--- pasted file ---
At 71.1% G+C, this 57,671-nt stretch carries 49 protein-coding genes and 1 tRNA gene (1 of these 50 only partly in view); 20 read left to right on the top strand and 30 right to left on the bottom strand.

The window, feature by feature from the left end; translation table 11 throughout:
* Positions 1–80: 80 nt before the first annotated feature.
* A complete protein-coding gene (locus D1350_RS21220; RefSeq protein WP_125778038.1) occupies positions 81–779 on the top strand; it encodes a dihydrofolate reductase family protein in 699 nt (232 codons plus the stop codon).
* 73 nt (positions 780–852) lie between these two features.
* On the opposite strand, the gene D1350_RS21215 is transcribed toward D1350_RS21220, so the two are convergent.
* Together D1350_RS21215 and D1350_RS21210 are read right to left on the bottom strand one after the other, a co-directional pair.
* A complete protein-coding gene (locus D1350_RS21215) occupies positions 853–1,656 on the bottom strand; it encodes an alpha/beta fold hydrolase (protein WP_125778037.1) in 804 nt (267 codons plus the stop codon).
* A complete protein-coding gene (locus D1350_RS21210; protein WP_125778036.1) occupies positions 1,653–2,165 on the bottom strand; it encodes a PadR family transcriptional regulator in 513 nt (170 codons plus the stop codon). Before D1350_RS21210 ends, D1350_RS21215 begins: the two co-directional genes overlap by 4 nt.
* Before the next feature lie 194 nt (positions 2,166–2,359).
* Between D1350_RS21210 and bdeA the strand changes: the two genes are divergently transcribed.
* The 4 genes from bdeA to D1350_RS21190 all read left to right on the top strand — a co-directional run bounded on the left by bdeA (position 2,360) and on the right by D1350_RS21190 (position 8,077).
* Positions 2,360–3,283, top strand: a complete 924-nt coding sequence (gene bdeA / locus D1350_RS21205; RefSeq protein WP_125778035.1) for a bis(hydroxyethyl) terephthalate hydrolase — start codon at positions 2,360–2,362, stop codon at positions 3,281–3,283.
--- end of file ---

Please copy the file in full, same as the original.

At 71.1% G+C, this 57,671-nt stretch carries 49 protein-coding genes and 1 tRNA gene (1 of these 50 only partly in view); 20 read left to right on the top strand and 30 right to left on the bottom strand.

The window, feature by feature from the left end; translation table 11 throughout:
* Positions 1–80: 80 nt before the first annotated feature.
* A complete protein-coding gene (locus D1350_RS21220; RefSeq protein WP_125778038.1) occupies positions 81–779 on the top strand; it encodes a dihydrofolate reductase family protein in 699 nt (232 codons plus the stop codon).
* 73 nt (positions 780–852) lie between these two features.
* On the opposite strand, the gene D1350_RS21215 is transcribed toward D1350_RS21220, so the two are convergent.
* Together D1350_RS21215 and D1350_RS21210 are read right to left on the bottom strand one after the other, a co-directional pair.
* A complete protein-coding gene (locus D1350_RS21215) occupies positions 853–1,656 on the bottom strand; it encodes an alpha/beta fold hydrolase (protein WP_125778037.1) in 804 nt (267 codons plus the stop codon).
* A complete protein-coding gene (locus D1350_RS21210; protein WP_125778036.1) occupies positions 1,653–2,165 on the bottom strand; it encodes a PadR family transcriptional regulator in 513 nt (170 codons plus the stop codon). Before D1350_RS21210 ends, D1350_RS21215 begins: the two co-directional genes overlap by 4 nt.
* Before the next feature lie 194 nt (positions 2,166–2,359).
* Between D1350_RS21210 and bdeA the strand changes: the two genes are divergently transcribed.
* The 4 genes from bdeA to D1350_RS21190 all read left to right on the top strand — a co-directional run bounded on the left by bdeA (position 2,360) and on the right by D1350_RS21190 (position 8,077).
* Positions 2,360–3,283, top strand: a complete 924-nt coding sequence (gene bdeA / locus D1350_RS21205; RefSeq protein WP_125778035.1) for a bis(hydroxyethyl) terephthalate hydrolase — start codon at positions 2,360–2,362, stop codon at positions 3,281–3,283.